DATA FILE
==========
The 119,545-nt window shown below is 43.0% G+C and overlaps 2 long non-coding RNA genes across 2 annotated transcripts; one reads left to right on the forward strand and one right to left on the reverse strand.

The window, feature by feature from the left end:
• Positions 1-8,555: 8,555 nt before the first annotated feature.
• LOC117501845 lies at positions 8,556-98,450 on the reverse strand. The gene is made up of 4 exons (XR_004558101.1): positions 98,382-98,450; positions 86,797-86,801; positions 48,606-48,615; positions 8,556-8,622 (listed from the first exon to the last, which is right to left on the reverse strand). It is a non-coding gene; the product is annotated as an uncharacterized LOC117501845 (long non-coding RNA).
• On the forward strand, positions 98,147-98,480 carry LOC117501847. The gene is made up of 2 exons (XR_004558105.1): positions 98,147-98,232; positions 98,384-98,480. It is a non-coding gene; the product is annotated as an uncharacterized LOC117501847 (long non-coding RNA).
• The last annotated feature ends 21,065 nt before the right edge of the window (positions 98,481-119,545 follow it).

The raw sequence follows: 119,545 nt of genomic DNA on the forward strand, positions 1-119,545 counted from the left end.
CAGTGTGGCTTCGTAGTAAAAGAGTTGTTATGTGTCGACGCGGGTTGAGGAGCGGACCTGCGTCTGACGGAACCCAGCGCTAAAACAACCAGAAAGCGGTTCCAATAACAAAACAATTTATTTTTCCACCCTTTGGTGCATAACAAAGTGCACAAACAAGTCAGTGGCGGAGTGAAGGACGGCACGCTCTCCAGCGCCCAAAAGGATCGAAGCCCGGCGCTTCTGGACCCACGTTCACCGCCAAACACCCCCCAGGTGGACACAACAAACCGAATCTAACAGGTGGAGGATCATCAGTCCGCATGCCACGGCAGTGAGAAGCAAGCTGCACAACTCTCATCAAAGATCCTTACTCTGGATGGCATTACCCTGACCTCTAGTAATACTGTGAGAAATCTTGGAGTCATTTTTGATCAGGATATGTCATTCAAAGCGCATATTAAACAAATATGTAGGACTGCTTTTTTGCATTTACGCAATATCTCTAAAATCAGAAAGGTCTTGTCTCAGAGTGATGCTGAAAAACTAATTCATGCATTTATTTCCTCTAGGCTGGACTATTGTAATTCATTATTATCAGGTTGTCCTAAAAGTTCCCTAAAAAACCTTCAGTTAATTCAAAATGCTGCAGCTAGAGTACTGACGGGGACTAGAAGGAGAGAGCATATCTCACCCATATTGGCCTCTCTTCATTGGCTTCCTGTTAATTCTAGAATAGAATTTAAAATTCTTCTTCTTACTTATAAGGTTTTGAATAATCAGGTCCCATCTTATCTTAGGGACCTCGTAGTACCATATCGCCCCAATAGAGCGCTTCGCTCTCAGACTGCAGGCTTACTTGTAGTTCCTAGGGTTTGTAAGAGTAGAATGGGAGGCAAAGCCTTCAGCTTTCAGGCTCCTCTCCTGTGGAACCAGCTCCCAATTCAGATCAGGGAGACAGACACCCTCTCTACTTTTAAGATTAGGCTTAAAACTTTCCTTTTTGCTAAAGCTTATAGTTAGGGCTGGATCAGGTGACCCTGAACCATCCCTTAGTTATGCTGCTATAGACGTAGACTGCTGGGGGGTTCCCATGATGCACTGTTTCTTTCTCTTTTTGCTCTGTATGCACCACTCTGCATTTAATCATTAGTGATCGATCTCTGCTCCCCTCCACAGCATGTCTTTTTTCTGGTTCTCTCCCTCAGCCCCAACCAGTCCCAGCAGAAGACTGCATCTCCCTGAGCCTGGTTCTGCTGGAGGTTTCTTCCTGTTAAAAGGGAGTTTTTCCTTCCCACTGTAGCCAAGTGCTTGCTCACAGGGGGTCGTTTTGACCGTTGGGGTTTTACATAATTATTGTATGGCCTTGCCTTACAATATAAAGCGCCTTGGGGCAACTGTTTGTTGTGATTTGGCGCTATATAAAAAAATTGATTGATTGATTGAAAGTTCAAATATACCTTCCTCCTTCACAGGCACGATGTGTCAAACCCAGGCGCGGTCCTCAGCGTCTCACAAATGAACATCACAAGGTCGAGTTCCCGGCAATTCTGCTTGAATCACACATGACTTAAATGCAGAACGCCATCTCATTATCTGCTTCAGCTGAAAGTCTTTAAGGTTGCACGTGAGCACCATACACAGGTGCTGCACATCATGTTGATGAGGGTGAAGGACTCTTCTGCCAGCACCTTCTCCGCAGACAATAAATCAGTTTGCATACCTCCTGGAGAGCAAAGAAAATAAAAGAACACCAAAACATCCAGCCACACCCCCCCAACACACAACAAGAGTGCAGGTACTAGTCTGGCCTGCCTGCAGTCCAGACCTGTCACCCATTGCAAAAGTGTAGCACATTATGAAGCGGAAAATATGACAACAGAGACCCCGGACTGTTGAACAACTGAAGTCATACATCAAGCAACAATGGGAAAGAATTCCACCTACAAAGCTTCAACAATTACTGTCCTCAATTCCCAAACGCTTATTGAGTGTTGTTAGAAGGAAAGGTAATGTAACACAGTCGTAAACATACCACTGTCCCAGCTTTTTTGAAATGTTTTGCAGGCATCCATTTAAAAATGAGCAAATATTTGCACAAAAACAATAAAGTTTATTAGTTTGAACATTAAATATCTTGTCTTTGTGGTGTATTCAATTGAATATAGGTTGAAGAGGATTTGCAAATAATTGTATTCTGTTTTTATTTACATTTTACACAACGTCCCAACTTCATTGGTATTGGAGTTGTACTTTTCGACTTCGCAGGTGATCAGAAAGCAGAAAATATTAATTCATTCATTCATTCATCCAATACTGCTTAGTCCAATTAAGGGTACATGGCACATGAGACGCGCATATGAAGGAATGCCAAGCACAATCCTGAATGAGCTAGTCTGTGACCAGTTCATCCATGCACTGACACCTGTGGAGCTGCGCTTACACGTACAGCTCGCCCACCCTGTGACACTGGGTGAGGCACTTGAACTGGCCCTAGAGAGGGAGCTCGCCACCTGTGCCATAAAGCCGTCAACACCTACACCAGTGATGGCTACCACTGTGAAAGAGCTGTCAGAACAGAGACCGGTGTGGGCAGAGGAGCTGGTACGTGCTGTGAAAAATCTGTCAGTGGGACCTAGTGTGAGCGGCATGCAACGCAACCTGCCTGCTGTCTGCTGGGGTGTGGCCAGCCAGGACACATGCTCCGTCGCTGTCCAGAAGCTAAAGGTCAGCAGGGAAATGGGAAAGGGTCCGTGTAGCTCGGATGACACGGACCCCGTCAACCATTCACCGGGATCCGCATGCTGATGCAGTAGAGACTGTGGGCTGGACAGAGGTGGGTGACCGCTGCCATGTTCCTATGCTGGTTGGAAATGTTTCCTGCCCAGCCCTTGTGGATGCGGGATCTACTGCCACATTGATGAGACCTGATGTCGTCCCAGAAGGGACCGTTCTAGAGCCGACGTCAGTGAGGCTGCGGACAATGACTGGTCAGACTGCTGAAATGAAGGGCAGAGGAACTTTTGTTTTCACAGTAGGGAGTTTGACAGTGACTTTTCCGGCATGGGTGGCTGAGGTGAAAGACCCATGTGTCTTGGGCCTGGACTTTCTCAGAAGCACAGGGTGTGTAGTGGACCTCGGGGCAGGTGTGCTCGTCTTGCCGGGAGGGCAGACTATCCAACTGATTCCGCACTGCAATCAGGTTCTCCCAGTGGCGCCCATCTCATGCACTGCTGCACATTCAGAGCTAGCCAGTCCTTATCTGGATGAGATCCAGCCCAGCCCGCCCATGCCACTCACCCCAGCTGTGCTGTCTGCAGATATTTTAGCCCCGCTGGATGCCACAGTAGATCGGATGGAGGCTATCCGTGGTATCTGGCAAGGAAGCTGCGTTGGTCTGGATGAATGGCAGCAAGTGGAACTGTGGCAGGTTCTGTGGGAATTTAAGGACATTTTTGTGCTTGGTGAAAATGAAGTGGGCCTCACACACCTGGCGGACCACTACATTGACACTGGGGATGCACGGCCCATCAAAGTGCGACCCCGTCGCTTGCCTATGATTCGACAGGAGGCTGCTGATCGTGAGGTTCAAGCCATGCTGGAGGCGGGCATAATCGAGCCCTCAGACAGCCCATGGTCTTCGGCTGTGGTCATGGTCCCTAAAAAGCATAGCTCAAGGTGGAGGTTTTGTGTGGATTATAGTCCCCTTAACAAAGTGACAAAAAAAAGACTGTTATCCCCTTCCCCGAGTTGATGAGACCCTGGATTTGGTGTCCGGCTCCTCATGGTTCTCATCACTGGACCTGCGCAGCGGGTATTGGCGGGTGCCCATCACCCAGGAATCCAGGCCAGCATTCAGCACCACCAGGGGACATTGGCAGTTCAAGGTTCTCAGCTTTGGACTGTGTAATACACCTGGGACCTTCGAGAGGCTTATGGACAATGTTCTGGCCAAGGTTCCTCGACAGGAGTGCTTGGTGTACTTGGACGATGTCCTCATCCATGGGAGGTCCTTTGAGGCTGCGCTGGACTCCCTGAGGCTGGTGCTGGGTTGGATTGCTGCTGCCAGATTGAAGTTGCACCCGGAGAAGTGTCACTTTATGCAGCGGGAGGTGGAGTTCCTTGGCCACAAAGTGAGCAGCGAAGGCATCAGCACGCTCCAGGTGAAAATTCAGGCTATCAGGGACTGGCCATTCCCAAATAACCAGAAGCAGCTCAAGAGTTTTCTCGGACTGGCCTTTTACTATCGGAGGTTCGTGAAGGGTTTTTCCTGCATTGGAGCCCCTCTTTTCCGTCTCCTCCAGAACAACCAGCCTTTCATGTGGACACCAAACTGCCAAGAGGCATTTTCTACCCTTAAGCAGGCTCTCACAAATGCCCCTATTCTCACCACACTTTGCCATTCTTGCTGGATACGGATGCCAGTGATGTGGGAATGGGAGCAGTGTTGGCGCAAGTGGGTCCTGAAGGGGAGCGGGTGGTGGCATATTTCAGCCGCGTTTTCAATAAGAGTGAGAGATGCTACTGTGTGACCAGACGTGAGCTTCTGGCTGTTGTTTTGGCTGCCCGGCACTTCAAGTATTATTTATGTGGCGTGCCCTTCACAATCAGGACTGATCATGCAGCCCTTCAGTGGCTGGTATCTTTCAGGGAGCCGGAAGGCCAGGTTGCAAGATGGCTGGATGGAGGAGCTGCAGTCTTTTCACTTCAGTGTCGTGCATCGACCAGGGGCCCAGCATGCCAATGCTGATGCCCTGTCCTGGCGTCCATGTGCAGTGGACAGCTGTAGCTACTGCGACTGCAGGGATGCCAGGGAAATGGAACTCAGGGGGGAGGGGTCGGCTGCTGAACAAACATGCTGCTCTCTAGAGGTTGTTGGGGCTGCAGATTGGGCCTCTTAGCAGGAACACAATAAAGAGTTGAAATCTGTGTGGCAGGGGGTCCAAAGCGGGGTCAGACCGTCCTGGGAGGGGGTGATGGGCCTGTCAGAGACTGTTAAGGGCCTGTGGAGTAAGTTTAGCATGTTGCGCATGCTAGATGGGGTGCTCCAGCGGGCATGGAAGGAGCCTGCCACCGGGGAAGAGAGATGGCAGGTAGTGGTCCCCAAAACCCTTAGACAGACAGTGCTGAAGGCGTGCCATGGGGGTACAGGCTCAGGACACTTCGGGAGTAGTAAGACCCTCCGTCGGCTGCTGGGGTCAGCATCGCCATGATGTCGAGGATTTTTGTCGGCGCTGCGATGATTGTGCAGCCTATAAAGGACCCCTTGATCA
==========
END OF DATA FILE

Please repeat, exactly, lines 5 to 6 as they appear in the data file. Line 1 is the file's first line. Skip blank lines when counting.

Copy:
• On the forward strand, positions 98,147-98,480 carry LOC117501847. The gene is made up of 2 exons (XR_004558105.1): positions 98,147-98,232; positions 98,384-98,480. It is a non-coding gene; the product is annotated as an uncharacterized LOC117501847 (long non-coding RNA).
• The last annotated feature ends 21,065 nt before the right edge of the window (positions 98,481-119,545 follow it).